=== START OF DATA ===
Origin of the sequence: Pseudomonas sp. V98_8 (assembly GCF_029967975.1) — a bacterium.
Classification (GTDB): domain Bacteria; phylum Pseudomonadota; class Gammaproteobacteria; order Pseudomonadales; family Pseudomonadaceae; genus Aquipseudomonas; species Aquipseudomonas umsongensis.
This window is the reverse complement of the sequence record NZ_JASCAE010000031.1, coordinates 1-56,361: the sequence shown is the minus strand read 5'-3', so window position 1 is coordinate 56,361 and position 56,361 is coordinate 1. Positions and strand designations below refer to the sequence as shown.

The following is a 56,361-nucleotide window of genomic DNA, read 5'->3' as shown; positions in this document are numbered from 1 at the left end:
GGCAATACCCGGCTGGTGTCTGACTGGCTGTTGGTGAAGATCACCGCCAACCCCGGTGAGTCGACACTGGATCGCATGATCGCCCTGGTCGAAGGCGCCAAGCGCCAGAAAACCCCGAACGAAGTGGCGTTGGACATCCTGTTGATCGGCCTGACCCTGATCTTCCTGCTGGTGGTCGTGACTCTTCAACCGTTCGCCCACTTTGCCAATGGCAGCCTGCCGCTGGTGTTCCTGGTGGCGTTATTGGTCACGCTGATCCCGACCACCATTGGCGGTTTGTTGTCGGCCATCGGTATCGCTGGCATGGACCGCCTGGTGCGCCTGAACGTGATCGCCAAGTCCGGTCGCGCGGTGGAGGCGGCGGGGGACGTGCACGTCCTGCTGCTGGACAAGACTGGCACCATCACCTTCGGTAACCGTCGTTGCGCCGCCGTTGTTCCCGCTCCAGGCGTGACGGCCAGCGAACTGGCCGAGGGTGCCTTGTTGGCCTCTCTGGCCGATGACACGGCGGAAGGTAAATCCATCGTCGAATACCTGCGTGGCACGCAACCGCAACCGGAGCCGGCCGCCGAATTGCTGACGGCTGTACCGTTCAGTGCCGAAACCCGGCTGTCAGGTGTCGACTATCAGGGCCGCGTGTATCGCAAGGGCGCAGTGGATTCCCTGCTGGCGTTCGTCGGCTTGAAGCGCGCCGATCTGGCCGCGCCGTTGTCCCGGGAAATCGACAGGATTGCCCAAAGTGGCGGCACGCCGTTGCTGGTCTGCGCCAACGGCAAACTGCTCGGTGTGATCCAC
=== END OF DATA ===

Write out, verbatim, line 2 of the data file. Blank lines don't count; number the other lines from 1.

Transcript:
Classification (GTDB): domain Bacteria; phylum Pseudomonadota; class Gammaproteobacteria; order Pseudomonadales; family Pseudomonadaceae; genus Aquipseudomonas; species Aquipseudomonas umsongensis.